Time to Fly – Arnel Aquino, SJ

Luke 10:25-37, Monday of Week 27 in Ordinary Time

Once upon a time there was a king who received a gift of two peregrine falcons. They were the most magnificent birds he had ever seen. He entrusted them to his falconer who promptly trained them to hunt. After several months, king and falconer noticed that only one bird would fly and hunt. Strangely, the other bird would only fly to a tree then sit on a branch all day. This bothered the king, so, he sought advice from his consultors. Upon their counsel, the king summoned sorcerers, shamans, priests, animal whisperers, soothsayers, fortune-tellers, diviners. All tried to urge the branch-bound bird to fly. But nothing worked. Close to giving up, the king thought of one last recourse. “Maybe someone more familiar with nature might know how to solve the problem,” he said to himself. So, he called for a farmer. And he came.

Well, the very next day, the king went out and to his marvel, not one but two falcons were soaring in the sunlight. So, he summoned for the farmer again, who came and stood before the king. “How did you make this stupid falcon fly?” With head bowed, the farmer said, “It was very easy, your majesty. I didn’t know if it would work but it did. I just cut the branch the bird sat on.”

The priest and the Levite in today’s parable couldn’t and wouldn’t do the first thing to help an obviously injured man. Do we take it against them? Temple laws were explicit. They prohibited any priests and their assistants, the Levites, to touch anything or anyone bloody or dead or both. They weren’t even supposed to hold a hand over it. Otherwise, they’d be rendered impure. Nobody impure must never go anywhere near the Temple, under pain of sin, no, not even priests or Levites. But the Temple was their life! It was their vocation to receive and burn sacrificial animals that people brought in to pay for their sins against God.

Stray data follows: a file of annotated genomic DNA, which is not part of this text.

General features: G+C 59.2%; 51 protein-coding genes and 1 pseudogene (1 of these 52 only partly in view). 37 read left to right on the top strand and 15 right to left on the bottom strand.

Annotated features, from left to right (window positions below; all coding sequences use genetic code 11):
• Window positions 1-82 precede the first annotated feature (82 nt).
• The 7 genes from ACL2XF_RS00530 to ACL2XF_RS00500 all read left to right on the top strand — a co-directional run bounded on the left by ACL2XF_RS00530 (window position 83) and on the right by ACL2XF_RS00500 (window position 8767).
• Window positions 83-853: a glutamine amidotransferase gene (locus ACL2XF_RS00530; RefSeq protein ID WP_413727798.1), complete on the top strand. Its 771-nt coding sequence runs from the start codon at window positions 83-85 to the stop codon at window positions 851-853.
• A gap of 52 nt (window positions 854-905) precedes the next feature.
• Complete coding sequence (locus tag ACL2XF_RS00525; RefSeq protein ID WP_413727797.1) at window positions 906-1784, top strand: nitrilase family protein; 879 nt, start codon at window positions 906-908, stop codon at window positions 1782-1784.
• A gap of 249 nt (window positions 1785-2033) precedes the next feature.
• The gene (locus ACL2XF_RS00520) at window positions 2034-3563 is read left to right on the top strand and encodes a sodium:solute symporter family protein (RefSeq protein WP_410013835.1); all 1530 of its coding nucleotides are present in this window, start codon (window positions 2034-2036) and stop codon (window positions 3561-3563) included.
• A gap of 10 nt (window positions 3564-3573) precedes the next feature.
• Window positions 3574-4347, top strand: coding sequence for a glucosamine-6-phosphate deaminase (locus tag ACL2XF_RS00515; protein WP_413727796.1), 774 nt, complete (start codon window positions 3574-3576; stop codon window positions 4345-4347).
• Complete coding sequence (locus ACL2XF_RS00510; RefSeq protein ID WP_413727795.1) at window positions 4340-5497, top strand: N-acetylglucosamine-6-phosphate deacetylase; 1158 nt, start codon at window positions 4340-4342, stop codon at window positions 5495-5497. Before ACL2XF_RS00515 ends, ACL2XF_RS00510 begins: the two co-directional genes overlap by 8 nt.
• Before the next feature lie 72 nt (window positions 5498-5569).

I hope we get the whiff of the irony Jesus tells in the parable of the Good Samaritan, sisters and brothers. Very, very religious people serving no less at the Temple of God, God’s dwelling place in Israel—but they did absolutely nothing for an obviously injured man. For what reason? To protect their purity before God!

Sisters and brothers, Jesus was a devout Jew. He knew the rules even as a child and kept them. He attended synagogue services, showed up at religious festivals, prayed. So, Jesus showed people that religious rules had a very important place in a Jew’s life. But… if ever it came to a toss-up between keeping a religious rule versus helping someone in need, even at the risk of breaking that very rule—Jesus showed that the person in dire need should win the toss-up; hands down, no questions asked, no hemming and hawing, ifs, buts, or excuses. Again and again, Jesus witnessed to this priority: the letter of the law must defer to a work of mercy, especially to a neighbor in need, even if the merciful act violated the letter of the law. In other words, religion can wait if a person in dire need cannot.

In my own life lately, dear sisters and brothers, various protocols have become a safe branch I sit upon; a sturdy branch, old, reliable, and lofty. Perched nice and high on it, like the Holy Trinity watching the world, as Ignatius says, I see the world happening below me, especially in these past six months. On the roads of the world lay many, many injured people: the sick, the hungry, the jobless, the exhausted. From up the branch, I’ve seen many of our sisters and brothers down there with the injured, ministering to them. Oh, they know the protocols: face mask, shield, distancing, sanitizing, all that. But these Good Samaritans, they’ve risked living out the critical tension between loving God, loving neighbor, and protecting self. In that three-way toss-up, the neighbor is clearly the winner; hands down, no questions asked, no hemming and hawing, ifs or buts, or excuses.

And I ask myself almost every day: what have I done these past six months of my life as a Jesuit priest in a pandemic? How much have I done after the image and likeness of the Good Samaritan? Or how little, like the priest and the Levite? As a teacher of Theology, have I sufficiently lived out what I teach in this crunch time?

My dear sisters and brothers, it’s good to be saying mass in a church again, and with you.  I take this opportunity to ask for your prayers. Please pray for us, your priests. That God may cut any branch that many of us might’ve chosen to perch on, so that we can fly to people who need us the most.

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